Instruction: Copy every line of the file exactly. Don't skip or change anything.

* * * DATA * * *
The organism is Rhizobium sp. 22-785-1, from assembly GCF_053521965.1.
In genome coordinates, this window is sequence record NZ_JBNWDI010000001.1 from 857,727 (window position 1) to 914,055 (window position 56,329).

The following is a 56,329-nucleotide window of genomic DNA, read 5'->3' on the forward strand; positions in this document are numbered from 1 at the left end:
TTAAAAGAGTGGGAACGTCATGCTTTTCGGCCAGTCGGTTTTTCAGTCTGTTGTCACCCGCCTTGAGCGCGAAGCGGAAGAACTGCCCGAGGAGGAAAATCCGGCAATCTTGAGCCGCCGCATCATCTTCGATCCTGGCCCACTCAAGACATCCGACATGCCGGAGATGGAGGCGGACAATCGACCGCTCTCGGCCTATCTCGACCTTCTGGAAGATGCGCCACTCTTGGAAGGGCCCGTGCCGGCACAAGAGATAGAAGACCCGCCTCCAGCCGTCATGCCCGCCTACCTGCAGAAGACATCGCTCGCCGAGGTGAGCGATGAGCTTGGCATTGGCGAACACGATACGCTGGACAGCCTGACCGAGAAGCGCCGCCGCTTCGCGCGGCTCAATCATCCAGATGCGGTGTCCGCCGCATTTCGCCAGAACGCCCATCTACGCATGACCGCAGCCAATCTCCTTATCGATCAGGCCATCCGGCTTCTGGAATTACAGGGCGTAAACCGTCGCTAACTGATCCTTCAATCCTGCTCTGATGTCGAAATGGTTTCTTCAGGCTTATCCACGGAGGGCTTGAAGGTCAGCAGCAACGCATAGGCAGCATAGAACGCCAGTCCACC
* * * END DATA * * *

The organism is Rhizobium sp. 22-785-1, from assembly GCF_053521965.1.
In genome coordinates, this window is sequence record NZ_JBNWDI010000001.1 from 857,727 (window position 1) to 914,055 (window position 56,329).

The following is a 56,329-nucleotide window of genomic DNA, read 5'->3' on the forward strand; positions in this document are numbered from 1 at the left end:
TTAAAAGAGTGGGAACGTCATGCTTTTCGGCCAGTCGGTTTTTCAGTCTGTTGTCACCCGCCTTGAGCGCGAAGCGGAAGAACTGCCCGAGGAGGAAAATCCGGCAATCTTGAGCCGCCGCATCATCTTCGATCCTGGCCCACTCAAGACATCCGACATGCCGGAGATGGAGGCGGACAATCGACCGCTCTCGGCCTATCTCGACCTTCTGGAAGATGCGCCACTCTTGGAAGGGCCCGTGCCGGCACAAGAGATAGAAGACCCGCCTCCAGCCGTCATGCCCGCCTACCTGCAGAAGACATCGCTCGCCGAGGTGAGCGATGAGCTTGGCATTGGCGAACACGATACGCTGGACAGCCTGACCGAGAAGCGCCGCCGCTTCGCGCGGCTCAATCATCCAGATGCGGTGTCCGCCGCATTTCGCCAGAACGCCCATCTACGCATGACCGCAGCCAATCTCCTTATCGATCAGGCCATCCGGCTTCTGGAATTACAGGGCGTAAACCGTCGCTAACTGATCCTTCAATCCTGCTCTGATGTCGAAATGGTTTCTTCAGGCTTATCCACGGAGGGCTTGAAGGTCAGCAGCAACGCATAGGCAGCATAGAACGCCAGTCCACC